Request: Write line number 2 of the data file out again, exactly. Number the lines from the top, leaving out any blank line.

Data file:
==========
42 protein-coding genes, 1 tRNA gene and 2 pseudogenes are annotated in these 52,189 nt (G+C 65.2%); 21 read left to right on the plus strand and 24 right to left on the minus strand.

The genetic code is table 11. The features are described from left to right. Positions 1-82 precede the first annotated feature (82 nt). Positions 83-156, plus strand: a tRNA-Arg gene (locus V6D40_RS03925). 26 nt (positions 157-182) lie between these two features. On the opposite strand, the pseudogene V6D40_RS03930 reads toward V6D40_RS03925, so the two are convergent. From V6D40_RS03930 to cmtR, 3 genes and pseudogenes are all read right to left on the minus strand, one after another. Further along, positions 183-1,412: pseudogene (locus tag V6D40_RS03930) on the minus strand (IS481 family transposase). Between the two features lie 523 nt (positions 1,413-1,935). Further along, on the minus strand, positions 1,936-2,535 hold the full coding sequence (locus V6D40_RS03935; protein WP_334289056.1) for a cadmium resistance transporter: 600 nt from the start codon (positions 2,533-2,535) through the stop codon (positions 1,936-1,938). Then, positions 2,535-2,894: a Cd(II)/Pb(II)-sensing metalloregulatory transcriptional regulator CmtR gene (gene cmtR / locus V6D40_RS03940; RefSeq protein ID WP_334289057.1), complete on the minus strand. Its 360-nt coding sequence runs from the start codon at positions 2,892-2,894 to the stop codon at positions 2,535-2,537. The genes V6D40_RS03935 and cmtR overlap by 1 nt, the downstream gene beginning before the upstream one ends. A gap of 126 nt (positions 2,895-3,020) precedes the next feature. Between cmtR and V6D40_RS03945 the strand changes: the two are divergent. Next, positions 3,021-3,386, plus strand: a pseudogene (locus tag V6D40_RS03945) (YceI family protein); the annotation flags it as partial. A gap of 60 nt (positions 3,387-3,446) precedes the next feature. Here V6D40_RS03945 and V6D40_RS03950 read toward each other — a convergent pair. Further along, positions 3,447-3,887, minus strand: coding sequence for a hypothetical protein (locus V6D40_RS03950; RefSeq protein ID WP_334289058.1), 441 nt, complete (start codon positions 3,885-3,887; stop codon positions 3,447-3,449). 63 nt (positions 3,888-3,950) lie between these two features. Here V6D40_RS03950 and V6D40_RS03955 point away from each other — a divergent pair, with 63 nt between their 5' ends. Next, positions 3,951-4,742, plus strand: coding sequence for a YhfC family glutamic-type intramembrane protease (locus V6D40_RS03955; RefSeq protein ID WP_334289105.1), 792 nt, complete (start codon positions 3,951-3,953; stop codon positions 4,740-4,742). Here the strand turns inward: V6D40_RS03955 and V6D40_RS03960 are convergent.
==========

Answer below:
The genetic code is table 11. The features are described from left to right. Positions 1-82 precede the first annotated feature (82 nt). Positions 83-156, plus strand: a tRNA-Arg gene (locus V6D40_RS03925). 26 nt (positions 157-182) lie between these two features. On the opposite strand, the pseudogene V6D40_RS03930 reads toward V6D40_RS03925, so the two are convergent. From V6D40_RS03930 to cmtR, 3 genes and pseudogenes are all read right to left on the minus strand, one after another. Further along, positions 183-1,412: pseudogene (locus tag V6D40_RS03930) on the minus strand (IS481 family transposase). Between the two features lie 523 nt (positions 1,413-1,935). Further along, on the minus strand, positions 1,936-2,535 hold the full coding sequence (locus V6D40_RS03935; protein WP_334289056.1) for a cadmium resistance transporter: 600 nt from the start codon (positions 2,533-2,535) through the stop codon (positions 1,936-1,938). Then, positions 2,535-2,894: a Cd(II)/Pb(II)-sensing metalloregulatory transcriptional regulator CmtR gene (gene cmtR / locus V6D40_RS03940; RefSeq protein ID WP_334289057.1), complete on the minus strand. Its 360-nt coding sequence runs from the start codon at positions 2,892-2,894 to the stop codon at positions 2,535-2,537. The genes V6D40_RS03935 and cmtR overlap by 1 nt, the downstream gene beginning before the upstream one ends. A gap of 126 nt (positions 2,895-3,020) precedes the next feature. Between cmtR and V6D40_RS03945 the strand changes: the two are divergent. Next, positions 3,021-3,386, plus strand: a pseudogene (locus tag V6D40_RS03945) (YceI family protein); the annotation flags it as partial. A gap of 60 nt (positions 3,387-3,446) precedes the next feature. Here V6D40_RS03945 and V6D40_RS03950 read toward each other — a convergent pair. Further along, positions 3,447-3,887, minus strand: coding sequence for a hypothetical protein (locus V6D40_RS03950; RefSeq protein ID WP_334289058.1), 441 nt, complete (start codon positions 3,885-3,887; stop codon positions 3,447-3,449). 63 nt (positions 3,888-3,950) lie between these two features. Here V6D40_RS03950 and V6D40_RS03955 point away from each other — a divergent pair, with 63 nt between their 5' ends. Next, positions 3,951-4,742, plus strand: coding sequence for a YhfC family glutamic-type intramembrane protease (locus V6D40_RS03955; RefSeq protein ID WP_334289105.1), 792 nt, complete (start codon positions 3,951-3,953; stop codon positions 4,740-4,742). Here the strand turns inward: V6D40_RS03955 and V6D40_RS03960 are convergent.